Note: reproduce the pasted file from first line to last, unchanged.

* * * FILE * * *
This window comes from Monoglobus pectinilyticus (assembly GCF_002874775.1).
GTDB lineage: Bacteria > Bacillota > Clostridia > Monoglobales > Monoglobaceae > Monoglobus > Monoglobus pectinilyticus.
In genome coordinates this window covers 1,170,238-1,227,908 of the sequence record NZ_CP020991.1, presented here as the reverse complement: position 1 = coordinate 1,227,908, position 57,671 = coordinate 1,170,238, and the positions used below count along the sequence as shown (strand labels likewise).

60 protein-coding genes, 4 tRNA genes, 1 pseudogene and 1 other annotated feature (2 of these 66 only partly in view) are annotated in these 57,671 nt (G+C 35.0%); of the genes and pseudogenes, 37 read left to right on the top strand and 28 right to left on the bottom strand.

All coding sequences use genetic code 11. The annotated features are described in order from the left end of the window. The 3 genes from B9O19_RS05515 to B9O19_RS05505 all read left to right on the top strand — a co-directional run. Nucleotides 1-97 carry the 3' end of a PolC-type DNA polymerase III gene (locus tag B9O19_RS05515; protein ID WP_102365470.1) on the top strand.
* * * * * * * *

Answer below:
This window comes from Monoglobus pectinilyticus (assembly GCF_002874775.1).
GTDB lineage: Bacteria > Bacillota > Clostridia > Monoglobales > Monoglobaceae > Monoglobus > Monoglobus pectinilyticus.
In genome coordinates this window covers 1,170,238-1,227,908 of the sequence record NZ_CP020991.1, presented here as the reverse complement: position 1 = coordinate 1,227,908, position 57,671 = coordinate 1,170,238, and the positions used below count along the sequence as shown (strand labels likewise).

60 protein-coding genes, 4 tRNA genes, 1 pseudogene and 1 other annotated feature (2 of these 66 only partly in view) are annotated in these 57,671 nt (G+C 35.0%); of the genes and pseudogenes, 37 read left to right on the top strand and 28 right to left on the bottom strand.

All coding sequences use genetic code 11. The annotated features are described in order from the left end of the window. The 3 genes from B9O19_RS05515 to B9O19_RS05505 all read left to right on the top strand — a co-directional run. Nucleotides 1-97 carry the 3' end of a PolC-type DNA polymerase III gene (locus tag B9O19_RS05515; protein ID WP_102365470.1) on the top strand.